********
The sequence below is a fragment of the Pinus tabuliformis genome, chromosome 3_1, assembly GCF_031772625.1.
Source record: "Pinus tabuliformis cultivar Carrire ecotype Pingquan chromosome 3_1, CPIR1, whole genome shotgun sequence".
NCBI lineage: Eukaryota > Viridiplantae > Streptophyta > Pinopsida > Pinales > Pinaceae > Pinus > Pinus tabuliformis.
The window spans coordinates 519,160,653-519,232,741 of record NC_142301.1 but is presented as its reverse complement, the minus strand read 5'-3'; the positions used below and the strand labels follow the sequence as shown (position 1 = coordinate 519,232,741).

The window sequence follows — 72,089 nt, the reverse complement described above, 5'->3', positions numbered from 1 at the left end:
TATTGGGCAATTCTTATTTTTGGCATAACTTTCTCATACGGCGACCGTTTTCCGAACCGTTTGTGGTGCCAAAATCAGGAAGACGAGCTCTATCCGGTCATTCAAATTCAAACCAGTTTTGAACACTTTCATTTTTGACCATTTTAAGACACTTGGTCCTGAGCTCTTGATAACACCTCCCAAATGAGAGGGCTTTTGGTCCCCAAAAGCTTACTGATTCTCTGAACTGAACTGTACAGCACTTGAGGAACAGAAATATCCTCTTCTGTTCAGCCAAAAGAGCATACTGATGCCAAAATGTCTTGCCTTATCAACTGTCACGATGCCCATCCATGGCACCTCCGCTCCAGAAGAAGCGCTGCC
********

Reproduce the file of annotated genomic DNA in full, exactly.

The sequence below is a fragment of the Pinus tabuliformis genome, chromosome 3_1, assembly GCF_031772625.1.
Source record: "Pinus tabuliformis cultivar Carrire ecotype Pingquan chromosome 3_1, CPIR1, whole genome shotgun sequence".
NCBI lineage: Eukaryota > Viridiplantae > Streptophyta > Pinopsida > Pinales > Pinaceae > Pinus > Pinus tabuliformis.
The window spans coordinates 519,160,653-519,232,741 of record NC_142301.1 but is presented as its reverse complement, the minus strand read 5'-3'; the positions used below and the strand labels follow the sequence as shown (position 1 = coordinate 519,232,741).

The window sequence follows — 72,089 nt, the reverse complement described above, 5'->3', positions numbered from 1 at the left end:
TATTGGGCAATTCTTATTTTTGGCATAACTTTCTCATACGGCGACCGTTTTCCGAACCGTTTGTGGTGCCAAAATCAGGAAGACGAGCTCTATCCGGTCATTCAAATTCAAACCAGTTTTGAACACTTTCATTTTTGACCATTTTAAGACACTTGGTCCTGAGCTCTTGATAACACCTCCCAAATGAGAGGGCTTTTGGTCCCCAAAAGCTTACTGATTCTCTGAACTGAACTGTACAGCACTTGAGGAACAGAAATATCCTCTTCTGTTCAGCCAAAAGAGCATACTGATGCCAAAATGTCTTGCCTTATCAACTGTCACGATGCCCATCCATGGCACCTCCGCTCCAGAAGAAGCGCTGCC